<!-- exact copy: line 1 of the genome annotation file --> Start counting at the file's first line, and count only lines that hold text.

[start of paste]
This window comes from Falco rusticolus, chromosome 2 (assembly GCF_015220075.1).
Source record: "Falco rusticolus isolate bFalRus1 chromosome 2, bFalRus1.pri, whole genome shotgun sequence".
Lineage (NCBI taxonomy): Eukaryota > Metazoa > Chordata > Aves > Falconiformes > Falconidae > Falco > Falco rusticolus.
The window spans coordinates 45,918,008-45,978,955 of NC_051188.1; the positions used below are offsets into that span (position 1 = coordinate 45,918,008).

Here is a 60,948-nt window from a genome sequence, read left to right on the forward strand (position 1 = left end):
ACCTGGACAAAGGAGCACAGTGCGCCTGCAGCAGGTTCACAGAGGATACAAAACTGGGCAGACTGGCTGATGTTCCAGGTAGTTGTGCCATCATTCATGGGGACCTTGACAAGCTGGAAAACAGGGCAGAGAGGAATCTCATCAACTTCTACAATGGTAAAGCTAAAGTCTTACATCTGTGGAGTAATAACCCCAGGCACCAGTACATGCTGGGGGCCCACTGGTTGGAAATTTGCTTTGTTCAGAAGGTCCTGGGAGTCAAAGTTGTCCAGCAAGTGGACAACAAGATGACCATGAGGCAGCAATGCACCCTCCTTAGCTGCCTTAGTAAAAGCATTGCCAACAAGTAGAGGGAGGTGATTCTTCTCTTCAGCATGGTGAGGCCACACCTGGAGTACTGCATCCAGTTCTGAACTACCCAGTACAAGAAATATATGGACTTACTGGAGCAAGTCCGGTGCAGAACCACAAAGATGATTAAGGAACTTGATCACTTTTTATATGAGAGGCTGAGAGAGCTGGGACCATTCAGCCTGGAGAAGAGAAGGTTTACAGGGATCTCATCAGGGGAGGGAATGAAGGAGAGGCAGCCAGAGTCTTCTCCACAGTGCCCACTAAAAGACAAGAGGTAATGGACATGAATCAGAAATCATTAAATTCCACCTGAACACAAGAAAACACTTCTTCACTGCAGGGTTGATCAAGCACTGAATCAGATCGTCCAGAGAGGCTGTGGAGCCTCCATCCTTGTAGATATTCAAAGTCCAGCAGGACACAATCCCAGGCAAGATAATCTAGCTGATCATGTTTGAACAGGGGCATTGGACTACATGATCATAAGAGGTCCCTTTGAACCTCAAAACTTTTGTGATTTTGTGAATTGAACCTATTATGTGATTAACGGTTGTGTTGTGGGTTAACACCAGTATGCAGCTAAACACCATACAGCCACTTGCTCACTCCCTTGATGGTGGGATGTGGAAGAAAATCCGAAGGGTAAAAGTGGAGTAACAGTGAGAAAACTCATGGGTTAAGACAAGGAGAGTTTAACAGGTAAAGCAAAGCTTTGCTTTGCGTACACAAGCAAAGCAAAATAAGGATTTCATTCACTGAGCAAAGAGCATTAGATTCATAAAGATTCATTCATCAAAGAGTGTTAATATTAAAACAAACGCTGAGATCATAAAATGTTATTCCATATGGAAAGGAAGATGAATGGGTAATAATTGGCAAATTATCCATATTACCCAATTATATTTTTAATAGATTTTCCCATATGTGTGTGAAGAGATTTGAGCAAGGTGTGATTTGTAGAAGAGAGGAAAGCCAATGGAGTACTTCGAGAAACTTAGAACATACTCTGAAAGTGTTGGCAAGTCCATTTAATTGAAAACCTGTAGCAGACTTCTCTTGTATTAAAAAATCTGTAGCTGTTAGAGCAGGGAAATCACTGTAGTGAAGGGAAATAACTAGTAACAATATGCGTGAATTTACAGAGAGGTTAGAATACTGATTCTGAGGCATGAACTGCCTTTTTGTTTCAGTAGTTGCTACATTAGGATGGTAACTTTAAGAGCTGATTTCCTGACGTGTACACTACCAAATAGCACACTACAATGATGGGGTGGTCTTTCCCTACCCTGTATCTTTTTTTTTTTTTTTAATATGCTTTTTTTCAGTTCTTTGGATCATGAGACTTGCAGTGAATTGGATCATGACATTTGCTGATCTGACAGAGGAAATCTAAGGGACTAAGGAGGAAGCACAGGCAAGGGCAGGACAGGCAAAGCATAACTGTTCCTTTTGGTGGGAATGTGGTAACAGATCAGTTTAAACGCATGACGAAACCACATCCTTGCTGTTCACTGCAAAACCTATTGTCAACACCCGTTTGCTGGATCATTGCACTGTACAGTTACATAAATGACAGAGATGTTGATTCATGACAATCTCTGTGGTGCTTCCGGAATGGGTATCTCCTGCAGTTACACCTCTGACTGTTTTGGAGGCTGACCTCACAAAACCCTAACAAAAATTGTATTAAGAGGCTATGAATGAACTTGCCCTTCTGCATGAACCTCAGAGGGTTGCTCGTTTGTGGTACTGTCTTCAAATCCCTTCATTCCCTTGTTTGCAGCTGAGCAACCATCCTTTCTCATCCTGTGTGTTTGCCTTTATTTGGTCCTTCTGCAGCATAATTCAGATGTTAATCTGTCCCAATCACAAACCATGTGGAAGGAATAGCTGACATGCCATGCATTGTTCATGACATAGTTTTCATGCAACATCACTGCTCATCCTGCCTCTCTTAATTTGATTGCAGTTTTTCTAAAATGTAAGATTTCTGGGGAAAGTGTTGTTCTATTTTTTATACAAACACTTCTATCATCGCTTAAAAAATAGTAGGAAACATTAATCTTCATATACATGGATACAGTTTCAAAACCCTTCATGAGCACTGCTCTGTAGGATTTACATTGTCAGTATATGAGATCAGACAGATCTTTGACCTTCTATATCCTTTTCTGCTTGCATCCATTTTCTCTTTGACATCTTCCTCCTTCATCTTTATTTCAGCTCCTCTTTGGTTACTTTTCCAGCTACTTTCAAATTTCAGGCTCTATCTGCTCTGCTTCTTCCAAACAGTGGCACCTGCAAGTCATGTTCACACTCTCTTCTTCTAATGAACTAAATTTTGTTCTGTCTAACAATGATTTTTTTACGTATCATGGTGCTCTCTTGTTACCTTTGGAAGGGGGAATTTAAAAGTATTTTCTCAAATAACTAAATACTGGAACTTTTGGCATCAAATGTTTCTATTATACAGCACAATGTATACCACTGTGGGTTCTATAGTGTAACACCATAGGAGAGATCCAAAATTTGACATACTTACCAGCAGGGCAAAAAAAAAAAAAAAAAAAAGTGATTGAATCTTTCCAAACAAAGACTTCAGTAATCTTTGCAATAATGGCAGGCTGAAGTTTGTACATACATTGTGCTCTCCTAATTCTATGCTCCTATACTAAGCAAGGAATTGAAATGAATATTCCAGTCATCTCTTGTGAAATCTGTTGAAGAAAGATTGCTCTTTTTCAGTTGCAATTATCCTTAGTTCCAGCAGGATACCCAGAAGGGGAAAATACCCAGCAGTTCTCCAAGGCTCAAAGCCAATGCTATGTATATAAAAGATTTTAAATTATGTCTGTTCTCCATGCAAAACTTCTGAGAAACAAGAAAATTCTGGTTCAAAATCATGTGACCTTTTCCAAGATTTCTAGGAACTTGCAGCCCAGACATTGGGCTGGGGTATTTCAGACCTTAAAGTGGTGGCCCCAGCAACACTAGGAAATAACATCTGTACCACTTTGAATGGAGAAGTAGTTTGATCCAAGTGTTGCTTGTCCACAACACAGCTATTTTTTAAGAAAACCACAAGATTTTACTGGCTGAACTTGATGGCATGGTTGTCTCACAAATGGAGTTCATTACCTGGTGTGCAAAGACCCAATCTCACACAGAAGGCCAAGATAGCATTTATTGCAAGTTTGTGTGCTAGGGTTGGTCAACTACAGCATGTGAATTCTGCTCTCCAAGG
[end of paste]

This window comes from Falco rusticolus, chromosome 2 (assembly GCF_015220075.1).